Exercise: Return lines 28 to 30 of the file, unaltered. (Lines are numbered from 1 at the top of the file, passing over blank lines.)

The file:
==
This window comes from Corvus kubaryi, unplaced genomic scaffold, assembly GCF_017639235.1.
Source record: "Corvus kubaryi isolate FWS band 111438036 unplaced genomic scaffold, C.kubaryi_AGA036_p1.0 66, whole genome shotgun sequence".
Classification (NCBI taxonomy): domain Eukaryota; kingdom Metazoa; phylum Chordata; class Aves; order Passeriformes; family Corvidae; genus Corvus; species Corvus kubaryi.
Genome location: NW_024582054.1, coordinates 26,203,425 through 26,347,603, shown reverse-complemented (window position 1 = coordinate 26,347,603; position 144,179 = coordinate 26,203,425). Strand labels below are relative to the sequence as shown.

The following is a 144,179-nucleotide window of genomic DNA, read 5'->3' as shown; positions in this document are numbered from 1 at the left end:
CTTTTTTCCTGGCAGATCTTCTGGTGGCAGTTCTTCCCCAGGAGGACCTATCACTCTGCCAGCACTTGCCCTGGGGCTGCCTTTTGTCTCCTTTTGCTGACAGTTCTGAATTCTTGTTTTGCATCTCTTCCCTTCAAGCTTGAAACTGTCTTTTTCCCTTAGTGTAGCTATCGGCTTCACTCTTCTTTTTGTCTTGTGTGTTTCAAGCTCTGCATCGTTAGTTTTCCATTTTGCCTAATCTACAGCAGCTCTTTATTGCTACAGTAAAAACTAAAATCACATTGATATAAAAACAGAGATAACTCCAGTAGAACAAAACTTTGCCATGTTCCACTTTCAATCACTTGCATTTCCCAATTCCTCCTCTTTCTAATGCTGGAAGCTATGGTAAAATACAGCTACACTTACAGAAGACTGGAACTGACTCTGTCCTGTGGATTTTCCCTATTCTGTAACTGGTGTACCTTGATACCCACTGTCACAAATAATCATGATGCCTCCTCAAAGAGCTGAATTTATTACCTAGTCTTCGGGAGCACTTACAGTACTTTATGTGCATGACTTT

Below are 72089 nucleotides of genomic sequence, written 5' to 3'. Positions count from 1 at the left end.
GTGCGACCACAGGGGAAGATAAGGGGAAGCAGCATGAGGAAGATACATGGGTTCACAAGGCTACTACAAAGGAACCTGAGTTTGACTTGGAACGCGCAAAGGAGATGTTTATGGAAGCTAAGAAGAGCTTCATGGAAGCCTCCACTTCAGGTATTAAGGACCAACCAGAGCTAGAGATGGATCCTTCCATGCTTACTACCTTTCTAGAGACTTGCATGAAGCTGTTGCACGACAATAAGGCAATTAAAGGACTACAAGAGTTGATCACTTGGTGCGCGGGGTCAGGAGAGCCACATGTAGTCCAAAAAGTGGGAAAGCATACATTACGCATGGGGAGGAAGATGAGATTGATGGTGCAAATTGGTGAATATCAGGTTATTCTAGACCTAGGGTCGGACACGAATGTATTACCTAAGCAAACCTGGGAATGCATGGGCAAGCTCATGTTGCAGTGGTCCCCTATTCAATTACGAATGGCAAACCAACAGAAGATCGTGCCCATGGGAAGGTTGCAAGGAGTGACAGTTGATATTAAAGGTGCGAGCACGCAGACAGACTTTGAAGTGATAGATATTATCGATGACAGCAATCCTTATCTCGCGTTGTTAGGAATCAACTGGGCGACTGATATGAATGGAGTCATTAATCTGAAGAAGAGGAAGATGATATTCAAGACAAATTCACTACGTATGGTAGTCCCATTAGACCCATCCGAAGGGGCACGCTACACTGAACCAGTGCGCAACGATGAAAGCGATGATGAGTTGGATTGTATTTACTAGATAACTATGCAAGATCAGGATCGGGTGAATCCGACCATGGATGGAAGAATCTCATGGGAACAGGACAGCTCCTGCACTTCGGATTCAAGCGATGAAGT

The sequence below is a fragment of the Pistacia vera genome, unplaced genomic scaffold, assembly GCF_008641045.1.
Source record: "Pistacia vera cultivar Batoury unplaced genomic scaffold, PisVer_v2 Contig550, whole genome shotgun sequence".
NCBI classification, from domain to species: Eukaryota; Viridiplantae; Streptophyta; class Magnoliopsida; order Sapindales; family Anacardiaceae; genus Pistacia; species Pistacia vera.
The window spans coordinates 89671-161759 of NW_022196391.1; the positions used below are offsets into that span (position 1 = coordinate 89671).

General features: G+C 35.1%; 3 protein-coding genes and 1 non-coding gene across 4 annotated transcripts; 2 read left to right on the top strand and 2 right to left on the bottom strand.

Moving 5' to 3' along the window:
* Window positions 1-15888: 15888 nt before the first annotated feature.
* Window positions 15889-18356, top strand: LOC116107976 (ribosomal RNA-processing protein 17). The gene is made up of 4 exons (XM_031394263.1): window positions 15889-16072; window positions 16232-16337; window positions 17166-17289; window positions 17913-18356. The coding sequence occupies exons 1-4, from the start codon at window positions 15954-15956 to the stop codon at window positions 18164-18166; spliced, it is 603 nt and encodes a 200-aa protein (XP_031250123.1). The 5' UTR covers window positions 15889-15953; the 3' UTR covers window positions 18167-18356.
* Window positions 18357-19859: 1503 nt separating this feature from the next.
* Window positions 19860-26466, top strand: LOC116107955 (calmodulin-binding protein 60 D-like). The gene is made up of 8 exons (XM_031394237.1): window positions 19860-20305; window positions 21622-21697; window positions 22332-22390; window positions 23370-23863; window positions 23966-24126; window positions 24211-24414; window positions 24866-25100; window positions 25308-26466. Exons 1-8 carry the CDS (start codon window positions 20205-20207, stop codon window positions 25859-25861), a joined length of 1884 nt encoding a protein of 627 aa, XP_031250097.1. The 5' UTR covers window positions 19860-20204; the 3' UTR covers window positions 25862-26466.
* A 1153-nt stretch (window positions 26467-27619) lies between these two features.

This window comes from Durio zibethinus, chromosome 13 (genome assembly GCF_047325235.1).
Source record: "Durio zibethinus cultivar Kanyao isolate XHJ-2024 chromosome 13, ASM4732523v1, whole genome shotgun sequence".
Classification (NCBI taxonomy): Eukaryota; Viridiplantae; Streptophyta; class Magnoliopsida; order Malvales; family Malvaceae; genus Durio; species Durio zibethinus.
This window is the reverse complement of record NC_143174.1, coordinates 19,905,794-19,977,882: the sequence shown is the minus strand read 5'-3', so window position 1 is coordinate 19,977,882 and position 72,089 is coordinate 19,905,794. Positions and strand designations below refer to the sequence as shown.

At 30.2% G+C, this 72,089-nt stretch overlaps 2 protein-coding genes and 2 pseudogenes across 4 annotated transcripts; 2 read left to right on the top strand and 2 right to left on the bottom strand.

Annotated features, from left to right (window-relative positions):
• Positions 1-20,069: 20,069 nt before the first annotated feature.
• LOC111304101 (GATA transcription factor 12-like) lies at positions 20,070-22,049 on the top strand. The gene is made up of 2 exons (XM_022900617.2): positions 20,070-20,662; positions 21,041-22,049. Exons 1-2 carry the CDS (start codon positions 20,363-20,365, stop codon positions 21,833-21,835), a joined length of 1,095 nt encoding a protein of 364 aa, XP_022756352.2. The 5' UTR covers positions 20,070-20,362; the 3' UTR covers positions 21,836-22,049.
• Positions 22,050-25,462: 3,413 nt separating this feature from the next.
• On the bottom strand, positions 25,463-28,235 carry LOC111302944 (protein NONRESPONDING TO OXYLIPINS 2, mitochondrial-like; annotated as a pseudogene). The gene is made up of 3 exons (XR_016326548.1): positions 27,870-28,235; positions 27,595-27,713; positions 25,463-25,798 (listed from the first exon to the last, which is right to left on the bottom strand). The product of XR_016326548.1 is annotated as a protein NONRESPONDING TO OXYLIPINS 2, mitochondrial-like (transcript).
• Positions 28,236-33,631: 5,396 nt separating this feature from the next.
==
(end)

• Positions 22,050-25,462: 3,413 nt separating this feature from the next.
• On the bottom strand, positions 25,463-28,235 carry LOC111302944 (protein NONRESPONDING TO OXYLIPINS 2, mitochondrial-like; annotated as a pseudogene). The gene is made up of 3 exons (XR_016326548.1): positions 27,870-28,235; positions 27,595-27,713; positions 25,463-25,798 (listed from the first exon to the last, which is right to left on the bottom strand). The product of XR_016326548.1 is annotated as a protein NONRESPONDING TO OXYLIPINS 2, mitochondrial-like (transcript).
• Positions 28,236-33,631: 5,396 nt separating this feature from the next.